Retail Loss Prevention: Shoplifting 101
In this article, loss prevention and security expert, John Hassard M.SC., LPC, CFE, CPP, provides an introduction to loss prevention and the strategies that retailers use to control shrink, while maintaining a safe environment for employees, shoppers, and shoplifters alike.
The detection, apprehension, and prevention of shoplifting is an important responsibility for many retail personnel. With the retail environment rapidly evolving due to e-commerce and globalization of the economy, the focus on shoplifting has increased with many retailers. Controlling expenses is important in retail operations.
One important expense is called “shrink”. Shrink is the difference between recorded and actual inventory. Retail shrink is generally caused by internal theft (employee theft), external theft (shoplifting) and administrative error (loss due to paperwork and human error). Internal theft and administrative error are addressed through training, auditing, and loss prevention personnel. Shoplifting is addressed through the training, policies, and procedures implemented by store personnel. Proper shoplifting policies and procedures should provide for the safety of customers, employees and shoplifters.
Many retailers focus their shoplifting training on deterrence instead of apprehension, especially retailers without loss prevention personnel. Deterrence measures focus on implementing customer service by identifying and interacting with suspicious shoppers. This is done by approaching the customers and engaging them in conversation that is directed towards proper customer service. An example would be a store employee approaching a customer and saying: “I noticed you were looking at the new shirts; we have some matching ties I’d like to show you”. Some retailers without loss prevention associates have policies and procedures that state only a manager or supervisor can stop and detain a person for shoplifting. Some other retailers may not allow the apprehension of shoplifters. Larger stores usually have loss prevention personnel.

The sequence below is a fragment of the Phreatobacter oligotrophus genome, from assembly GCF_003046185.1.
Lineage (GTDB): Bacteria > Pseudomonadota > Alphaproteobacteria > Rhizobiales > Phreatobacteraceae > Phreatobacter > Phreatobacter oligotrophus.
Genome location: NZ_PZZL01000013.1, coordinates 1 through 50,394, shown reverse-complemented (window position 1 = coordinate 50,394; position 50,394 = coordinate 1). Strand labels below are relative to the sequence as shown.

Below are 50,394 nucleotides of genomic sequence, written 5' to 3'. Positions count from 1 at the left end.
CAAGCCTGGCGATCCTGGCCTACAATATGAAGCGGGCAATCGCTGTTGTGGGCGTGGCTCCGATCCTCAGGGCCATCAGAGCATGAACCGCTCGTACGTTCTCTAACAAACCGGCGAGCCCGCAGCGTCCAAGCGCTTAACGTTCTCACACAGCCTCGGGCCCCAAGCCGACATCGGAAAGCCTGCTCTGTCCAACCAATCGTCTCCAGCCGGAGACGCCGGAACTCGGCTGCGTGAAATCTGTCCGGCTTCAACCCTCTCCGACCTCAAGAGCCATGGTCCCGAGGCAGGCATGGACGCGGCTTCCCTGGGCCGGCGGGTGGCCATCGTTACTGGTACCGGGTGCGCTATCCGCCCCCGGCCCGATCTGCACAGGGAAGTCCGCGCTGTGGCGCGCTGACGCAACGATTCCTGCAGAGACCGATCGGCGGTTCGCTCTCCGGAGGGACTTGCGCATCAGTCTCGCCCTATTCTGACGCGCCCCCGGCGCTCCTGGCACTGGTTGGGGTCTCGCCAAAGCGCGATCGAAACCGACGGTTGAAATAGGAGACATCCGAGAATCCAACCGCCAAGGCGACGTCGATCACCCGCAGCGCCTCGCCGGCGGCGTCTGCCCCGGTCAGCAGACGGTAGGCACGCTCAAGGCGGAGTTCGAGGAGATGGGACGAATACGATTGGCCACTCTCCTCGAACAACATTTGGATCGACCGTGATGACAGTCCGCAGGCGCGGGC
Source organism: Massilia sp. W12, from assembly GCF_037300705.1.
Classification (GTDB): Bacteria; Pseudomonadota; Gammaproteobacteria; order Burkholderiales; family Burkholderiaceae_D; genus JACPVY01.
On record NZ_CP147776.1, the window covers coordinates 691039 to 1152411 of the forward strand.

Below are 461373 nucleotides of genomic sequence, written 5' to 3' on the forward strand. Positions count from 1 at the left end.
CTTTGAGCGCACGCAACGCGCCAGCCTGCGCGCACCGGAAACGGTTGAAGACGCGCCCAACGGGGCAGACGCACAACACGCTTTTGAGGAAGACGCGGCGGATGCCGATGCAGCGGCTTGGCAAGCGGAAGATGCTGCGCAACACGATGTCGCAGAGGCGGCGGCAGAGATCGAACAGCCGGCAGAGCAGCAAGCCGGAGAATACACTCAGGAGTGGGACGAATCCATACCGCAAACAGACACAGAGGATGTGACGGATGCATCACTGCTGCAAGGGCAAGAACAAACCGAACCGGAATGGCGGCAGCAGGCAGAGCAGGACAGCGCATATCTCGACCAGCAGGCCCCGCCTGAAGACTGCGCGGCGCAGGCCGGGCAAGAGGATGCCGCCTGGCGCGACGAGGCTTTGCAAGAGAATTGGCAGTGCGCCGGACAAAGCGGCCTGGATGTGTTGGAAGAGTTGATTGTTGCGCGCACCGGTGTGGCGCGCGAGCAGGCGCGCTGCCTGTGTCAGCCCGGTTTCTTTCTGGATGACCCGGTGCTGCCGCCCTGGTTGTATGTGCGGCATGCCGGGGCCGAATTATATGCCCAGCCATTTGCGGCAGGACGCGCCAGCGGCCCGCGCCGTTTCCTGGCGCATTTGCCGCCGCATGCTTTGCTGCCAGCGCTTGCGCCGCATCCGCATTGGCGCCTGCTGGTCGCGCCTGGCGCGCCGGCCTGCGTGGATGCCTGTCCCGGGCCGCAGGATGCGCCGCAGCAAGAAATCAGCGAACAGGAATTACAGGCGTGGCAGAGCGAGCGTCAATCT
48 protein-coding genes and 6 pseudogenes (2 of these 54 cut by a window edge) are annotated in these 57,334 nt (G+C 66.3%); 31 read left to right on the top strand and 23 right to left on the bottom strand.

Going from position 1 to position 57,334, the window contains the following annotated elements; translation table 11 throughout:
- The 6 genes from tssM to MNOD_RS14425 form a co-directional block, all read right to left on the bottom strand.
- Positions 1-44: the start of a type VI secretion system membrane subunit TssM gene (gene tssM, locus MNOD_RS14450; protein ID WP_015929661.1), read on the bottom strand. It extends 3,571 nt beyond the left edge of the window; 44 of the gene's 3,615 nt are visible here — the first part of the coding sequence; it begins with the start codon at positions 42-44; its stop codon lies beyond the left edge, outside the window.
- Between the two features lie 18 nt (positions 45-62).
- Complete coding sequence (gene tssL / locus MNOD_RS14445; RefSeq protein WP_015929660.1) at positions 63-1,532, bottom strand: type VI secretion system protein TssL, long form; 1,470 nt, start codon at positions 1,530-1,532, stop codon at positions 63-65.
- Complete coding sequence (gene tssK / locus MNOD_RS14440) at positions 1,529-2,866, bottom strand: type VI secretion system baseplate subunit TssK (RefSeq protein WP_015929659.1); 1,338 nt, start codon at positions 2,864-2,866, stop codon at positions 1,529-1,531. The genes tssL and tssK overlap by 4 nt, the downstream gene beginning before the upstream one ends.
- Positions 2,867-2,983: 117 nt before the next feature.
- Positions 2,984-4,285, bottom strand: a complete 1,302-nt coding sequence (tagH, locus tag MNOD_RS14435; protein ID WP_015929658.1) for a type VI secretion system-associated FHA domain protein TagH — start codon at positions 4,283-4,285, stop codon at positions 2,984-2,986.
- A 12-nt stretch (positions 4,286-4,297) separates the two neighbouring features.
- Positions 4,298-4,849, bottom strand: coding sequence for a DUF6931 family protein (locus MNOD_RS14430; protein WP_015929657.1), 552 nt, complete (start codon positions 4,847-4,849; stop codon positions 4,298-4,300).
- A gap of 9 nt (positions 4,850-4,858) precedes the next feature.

Shoplifting laws allow retailers to stop and detain a person who has stolen merchandise. Properly stopping a patron for shoplifting requires:
The employee must see the customer enter the area where the subject item is displayed.
The employee must see the customer select the item.
The employee must see the customer conceal, carry, push, or pull the item from its location.
The employee must maintain constant and uninterrupted observation of the customer from the original location of the item to the point of detention.
The employee must see that the customer failed to pay for the item.
The employee must approach the shoplifter outside the store or after the last point of sale. This may be identified by a governmental entity.
Retail employees can use reasonable force in the apprehension of a shoplifter, and may pursue shoplifters. Some retailers specifically define when force can be used and may prohibit pursuits. The use of handcuffs should be addressed by the retailer and proper training of those employees who may use them. Some retailers alert other company stores with a description of the shoplifter and the product. This is because shoplifters often return the product for a cash refund or a gift card.
Retailers should have policies and procedures regarding the disposition of detained shoplifters. Retailers can notify the police, or recover the merchandise and release the shoplifter. Issuance of a trespass notice is sometimes part of the policies and procedures of the retailer. If the decision is made to notify the police, the police should be contacted within a reasonable period of time. The detention of a shoplifter should be for a reasonable length of time. Searching a shoplifter for weapons and recovering the stolen item(s) should be done in a reasonable manner. Notification of the police, detention of a shoplifter, and searching a shoplifter should be in compliance with the applicable governmental entity. A report should be done for all detentions regardless of the final disposition.
Civil demand statutes in many states allow stores to recover monetary damages in addition to either of the two aforementioned custodial outcomes. The retailer’s policies should identify when a civil demand is implemented.
By properly addressing shoplifting incidents, a retailer can effectively manage that portion of shrink that is caused by shoplifters and provide good customer service at the same time. Proper policies and procedures, and adequate training and management of personnel regarding those policies and procedures ensure a reasonable response to shoplifting incidents.
Retail Security Investigations
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Our premises security experts evaluate the adequacy of active or passive security measures in relation to physical assaults and economic loss claims. Through analysis they determine whether or not the security measures were reasonable and sufficient based on a number of factors.
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John Hassard is a security expert with over thirty years of experience in retail loss prevention, premises security, and fraud investigation. He applies his expertise to forensic casework involving…